Evening Shadows, a feature film directed by award-winning filmmaker and gay rights activist Sridhar Rangayan has been creating waves at its screenings, first in Sydney and then in Bengaluru with houseful shows.
While the main story is of a mother-son bond that has to stand the test of hidden truths, it is more about traditional families in small-town India. More than a coming out gay film, Evening Shadows places women at its center; oppressed women caught up in a patriarchal system.
The five women who weave the story together try to smile through their tears to touch your heart and raise important questions about the status of women in small-town India. A subject like this granted a UA certificate for the first time, empowers both women and LGBTQ communities.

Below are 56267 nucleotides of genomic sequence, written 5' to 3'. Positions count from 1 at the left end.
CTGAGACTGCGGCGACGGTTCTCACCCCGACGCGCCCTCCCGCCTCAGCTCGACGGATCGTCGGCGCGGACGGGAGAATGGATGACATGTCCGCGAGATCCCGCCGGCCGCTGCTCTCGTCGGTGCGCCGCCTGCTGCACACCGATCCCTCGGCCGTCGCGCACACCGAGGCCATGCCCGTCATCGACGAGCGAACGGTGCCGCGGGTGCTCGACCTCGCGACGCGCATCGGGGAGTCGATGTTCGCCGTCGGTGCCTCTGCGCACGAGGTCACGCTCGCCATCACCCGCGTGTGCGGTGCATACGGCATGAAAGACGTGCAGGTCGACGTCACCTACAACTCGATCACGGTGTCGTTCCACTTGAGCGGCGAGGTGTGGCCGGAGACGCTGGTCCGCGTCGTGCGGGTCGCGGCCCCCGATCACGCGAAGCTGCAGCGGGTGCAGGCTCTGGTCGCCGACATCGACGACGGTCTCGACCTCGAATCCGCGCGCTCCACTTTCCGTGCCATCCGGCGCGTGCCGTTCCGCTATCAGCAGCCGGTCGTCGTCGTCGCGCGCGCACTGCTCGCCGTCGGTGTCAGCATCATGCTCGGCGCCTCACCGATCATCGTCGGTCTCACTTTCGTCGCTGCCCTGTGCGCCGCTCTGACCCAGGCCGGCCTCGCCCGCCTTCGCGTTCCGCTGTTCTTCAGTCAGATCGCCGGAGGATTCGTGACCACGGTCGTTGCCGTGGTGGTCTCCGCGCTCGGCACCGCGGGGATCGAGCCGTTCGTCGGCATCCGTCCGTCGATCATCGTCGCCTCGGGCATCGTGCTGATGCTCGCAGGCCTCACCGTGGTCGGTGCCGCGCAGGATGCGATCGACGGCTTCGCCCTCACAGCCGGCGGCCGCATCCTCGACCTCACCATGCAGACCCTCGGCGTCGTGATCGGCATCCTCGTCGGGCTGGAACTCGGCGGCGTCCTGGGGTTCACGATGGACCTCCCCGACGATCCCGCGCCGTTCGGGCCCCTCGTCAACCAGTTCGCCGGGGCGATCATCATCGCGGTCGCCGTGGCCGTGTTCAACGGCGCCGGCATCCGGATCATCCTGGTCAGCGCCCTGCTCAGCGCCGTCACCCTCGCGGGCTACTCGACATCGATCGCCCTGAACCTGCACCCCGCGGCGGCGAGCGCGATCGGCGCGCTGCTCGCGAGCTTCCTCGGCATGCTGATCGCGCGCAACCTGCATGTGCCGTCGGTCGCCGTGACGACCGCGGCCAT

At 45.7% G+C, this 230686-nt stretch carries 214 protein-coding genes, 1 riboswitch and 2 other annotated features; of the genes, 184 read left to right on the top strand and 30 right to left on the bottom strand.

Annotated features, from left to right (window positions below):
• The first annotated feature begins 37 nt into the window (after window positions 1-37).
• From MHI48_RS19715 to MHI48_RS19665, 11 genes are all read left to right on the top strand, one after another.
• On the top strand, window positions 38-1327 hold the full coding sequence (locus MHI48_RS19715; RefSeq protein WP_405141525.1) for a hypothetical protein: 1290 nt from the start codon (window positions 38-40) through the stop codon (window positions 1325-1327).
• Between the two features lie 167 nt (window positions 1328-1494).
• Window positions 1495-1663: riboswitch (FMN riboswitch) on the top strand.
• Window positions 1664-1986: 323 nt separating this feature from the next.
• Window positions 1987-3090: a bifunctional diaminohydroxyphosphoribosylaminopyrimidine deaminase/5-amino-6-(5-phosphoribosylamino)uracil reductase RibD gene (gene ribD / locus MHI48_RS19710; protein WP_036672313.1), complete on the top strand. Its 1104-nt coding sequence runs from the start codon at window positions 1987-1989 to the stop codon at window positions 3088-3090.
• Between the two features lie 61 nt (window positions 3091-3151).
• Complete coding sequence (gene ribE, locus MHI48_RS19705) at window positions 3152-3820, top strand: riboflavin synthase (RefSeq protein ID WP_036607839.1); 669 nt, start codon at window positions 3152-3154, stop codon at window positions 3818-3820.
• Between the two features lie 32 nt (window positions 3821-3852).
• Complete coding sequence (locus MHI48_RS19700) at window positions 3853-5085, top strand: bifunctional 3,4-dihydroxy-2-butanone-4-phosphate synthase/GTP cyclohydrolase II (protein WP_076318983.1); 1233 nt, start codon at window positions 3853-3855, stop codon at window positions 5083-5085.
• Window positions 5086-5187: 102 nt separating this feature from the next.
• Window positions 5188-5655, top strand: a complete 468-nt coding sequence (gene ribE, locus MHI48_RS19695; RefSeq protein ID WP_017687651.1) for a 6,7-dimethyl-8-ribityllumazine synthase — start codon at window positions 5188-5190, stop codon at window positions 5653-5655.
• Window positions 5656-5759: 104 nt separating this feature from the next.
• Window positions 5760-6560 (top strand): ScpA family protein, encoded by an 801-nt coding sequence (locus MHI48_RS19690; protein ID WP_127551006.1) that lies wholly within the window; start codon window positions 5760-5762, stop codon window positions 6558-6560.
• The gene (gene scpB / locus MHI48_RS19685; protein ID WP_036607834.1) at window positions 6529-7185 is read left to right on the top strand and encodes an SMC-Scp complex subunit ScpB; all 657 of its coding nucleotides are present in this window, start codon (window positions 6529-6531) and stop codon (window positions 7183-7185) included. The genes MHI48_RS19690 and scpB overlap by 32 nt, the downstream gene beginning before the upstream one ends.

Mona Ambegaonkar who plays the main protagonist says women are the fountainhead of civilization. Yamini Singh says she accepted film because it is about choices. Written by Saagar Gupta and directed by Sridhar, Veena Nair, another character in the film plays Lata, a woman married to a gay man hiding in the closet. Disha Thakur, the fourth protagonist to raise her voice who plays Neela, the bride-to-be and finally the oldest of them all Kala Ramanathan who plays the matriarch of the family.
Premiered at the Bengaluru International Film Festival, Evening Shadows was screened in Amsterdam at the Roze Filmdagen film festival and also at Outfest Fusion in Los Angeles last week. Director Sridhar Rangayan will be attending the European Premiere of the film in Amsterdam along with producer Karim Ladak.